Claus Meyer sees me as soon as he walks into the 3 Black Cats Café, a new coffeehouse on Belmont Avenue in Brownsville, Brooklyn. I’m easy to spot because I’m the only patron in the cavernous space. Still, he stops to talk to Ionna Jimenez, one of the three sisters who own the café, then persuades her to pose for a picture with him and his lieutenant Lucas Denton. He quizzes her about what kind of cakes she has today and how late the café is open. He wants to take some carrot cake home to his family.
Meyer is the last person who needs to take dessert home. The Noma co-founder, who has called New York home for more than a year now, could easily pick up a few sea-buckthorn tarts at his bakery in Williamsburg or at the Great Northern Food Hall, which he opened this summer in Grand Central’s Vanderbilt Hall. Or he could have the pastry chef at Agern (which recently won three stars from the New York Times and praise from Adam Platt) whip up an extra goat’s milk cheesecake and sweet pepper sorbet. But Meyer wants to make an impression in Brownsville, and maybe even a few friends in the neighborhood. This winter, he will open what may be his most ambitious project in New York: a restaurant, housed in a former dollar store, run by and for the people of Brownsville, one of New York’s poorest and most troubled neighborhoods: “I had a dream how I would explain myself to my grandkids in 20 years,” he says when he joins me in a bright-orange booth. “I didn’t want to be only a businessman. I wanted to be a social philanthropist and also mentor people in the same way other people had mentored me.”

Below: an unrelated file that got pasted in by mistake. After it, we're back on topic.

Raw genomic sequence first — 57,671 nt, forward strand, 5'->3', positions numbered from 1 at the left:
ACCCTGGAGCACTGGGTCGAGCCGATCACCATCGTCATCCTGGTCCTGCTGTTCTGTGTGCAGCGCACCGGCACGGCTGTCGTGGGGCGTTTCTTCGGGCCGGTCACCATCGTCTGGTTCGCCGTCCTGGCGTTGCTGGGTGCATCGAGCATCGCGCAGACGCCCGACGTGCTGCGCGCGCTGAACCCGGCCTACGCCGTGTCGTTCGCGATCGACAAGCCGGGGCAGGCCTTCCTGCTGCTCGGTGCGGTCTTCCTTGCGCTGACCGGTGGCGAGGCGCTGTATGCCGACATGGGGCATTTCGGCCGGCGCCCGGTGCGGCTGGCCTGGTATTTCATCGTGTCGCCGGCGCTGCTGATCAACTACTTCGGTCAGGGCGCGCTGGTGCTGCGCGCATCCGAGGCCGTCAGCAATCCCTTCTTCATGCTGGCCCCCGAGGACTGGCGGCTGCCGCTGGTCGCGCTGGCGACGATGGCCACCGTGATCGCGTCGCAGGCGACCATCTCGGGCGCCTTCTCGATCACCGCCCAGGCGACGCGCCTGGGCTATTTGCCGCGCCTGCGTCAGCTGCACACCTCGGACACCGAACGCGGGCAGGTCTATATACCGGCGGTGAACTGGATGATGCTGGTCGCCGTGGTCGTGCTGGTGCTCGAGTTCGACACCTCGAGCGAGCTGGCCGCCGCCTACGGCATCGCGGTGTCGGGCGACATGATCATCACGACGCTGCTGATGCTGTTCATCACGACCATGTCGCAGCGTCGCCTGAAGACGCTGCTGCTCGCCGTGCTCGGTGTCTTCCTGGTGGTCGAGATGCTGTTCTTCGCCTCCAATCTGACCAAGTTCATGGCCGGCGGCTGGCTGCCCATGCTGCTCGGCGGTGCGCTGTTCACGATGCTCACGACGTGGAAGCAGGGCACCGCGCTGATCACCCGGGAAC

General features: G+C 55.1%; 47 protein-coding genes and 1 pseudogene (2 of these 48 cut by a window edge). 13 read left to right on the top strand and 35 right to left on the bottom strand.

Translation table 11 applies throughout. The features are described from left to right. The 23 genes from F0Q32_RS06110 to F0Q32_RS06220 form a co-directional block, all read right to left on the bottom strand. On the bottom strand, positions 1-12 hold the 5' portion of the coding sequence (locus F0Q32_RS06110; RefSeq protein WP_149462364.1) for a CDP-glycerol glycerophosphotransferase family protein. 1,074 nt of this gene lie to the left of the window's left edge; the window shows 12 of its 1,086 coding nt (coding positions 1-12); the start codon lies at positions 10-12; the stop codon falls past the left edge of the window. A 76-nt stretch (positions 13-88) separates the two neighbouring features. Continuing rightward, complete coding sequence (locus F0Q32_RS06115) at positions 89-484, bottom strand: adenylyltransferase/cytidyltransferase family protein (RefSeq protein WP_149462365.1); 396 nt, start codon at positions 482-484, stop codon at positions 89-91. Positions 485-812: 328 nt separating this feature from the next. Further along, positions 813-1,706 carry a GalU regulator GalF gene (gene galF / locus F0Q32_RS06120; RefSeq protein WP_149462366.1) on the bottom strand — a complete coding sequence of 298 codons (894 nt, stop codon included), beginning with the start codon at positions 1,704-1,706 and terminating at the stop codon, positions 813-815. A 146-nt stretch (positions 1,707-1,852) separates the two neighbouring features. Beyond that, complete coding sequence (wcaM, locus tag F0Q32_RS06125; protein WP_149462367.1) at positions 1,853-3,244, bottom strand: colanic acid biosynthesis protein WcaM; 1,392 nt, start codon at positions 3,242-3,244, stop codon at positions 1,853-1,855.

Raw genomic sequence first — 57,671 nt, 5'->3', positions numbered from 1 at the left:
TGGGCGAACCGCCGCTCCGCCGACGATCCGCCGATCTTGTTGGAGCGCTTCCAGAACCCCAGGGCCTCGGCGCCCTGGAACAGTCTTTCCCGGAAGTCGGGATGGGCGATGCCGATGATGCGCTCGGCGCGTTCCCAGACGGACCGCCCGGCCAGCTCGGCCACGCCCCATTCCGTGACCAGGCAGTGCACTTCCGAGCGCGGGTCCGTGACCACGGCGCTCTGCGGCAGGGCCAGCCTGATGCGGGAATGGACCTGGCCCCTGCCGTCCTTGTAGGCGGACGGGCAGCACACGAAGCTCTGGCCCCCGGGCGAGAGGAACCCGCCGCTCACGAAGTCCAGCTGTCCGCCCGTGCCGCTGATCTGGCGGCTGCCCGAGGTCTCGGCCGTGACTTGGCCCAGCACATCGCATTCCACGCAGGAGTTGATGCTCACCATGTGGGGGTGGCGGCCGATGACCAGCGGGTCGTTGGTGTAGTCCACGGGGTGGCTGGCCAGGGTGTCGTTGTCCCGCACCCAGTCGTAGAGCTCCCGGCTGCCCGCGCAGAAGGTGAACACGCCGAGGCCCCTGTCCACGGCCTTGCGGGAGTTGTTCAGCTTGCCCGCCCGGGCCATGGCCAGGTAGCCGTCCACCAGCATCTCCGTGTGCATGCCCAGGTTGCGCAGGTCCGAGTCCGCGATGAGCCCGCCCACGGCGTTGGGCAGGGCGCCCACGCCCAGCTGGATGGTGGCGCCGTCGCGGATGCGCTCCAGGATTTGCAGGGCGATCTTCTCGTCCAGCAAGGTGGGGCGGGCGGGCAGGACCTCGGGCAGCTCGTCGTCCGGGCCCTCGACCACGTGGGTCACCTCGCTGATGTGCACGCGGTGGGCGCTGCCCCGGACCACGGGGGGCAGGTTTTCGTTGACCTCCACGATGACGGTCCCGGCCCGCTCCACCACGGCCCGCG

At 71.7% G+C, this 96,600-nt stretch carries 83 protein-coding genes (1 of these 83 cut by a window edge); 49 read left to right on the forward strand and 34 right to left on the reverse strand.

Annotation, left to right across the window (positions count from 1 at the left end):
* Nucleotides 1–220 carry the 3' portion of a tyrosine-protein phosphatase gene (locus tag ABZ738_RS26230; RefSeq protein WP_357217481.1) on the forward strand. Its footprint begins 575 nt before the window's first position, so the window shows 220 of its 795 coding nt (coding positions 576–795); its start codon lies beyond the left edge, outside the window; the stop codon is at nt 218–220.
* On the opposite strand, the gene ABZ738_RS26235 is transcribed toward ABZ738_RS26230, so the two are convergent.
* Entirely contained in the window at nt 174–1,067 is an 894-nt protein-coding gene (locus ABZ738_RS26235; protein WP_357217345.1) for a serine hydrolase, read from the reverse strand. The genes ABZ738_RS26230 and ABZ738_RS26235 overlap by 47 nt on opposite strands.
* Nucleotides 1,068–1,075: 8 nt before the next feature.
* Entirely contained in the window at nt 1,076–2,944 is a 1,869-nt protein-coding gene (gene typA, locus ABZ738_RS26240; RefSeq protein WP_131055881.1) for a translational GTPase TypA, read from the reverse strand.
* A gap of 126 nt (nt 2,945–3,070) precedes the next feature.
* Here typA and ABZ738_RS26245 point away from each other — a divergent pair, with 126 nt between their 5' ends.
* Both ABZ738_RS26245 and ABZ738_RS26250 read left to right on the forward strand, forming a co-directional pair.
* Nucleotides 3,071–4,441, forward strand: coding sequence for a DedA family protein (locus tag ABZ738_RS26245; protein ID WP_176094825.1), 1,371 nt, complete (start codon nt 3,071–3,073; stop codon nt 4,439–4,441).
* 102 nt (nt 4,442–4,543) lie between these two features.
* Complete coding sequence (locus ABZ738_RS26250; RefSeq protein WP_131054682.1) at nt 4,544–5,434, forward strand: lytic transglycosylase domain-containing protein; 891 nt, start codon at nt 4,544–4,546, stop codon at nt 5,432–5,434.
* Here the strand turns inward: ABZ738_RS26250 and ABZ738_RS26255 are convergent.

Meyer, 52, is a culinary legend in his native Denmark. For years he had his own TV cooking show, and he co-founded Noma, which is consistently rated one of the best restaurants in the world. When he moved to New York last August, he was invariably described as “tall” or even “towering,” perhaps because we expect our Viking invaders, even culinary ones, to be giants. Meyer is, for the record, six-foot-two, and he is earnest — very earnest. He tells me that as he has gotten older he has realized that “what really counts are the number of people who have looked at you with tears in their eyes for what you have done for them.” Over the course of several hours, Meyer starts so many sentences with “the dream is” that I ask him if that is a direct translation from Danish. He pauses to think about it, then admits, slightly abashed: “No, I think it’s just me.”
The chef has been idealistic for his whole career. He was the driver behind the New Nordic Food Manifesto, which in the mid-’00s shifted the culinary center of gravity from Barcelona to Copenhagen, from the modernist (hot potato foams) to locally rooted and environmentally sustainable (snails and moss). Eight years later, Meyer tried to do the same thing for Bolivia, working with NGOs to establish a national gastronomic vision and Gustu, a fine-dining restaurant in La Paz, to embody those principles.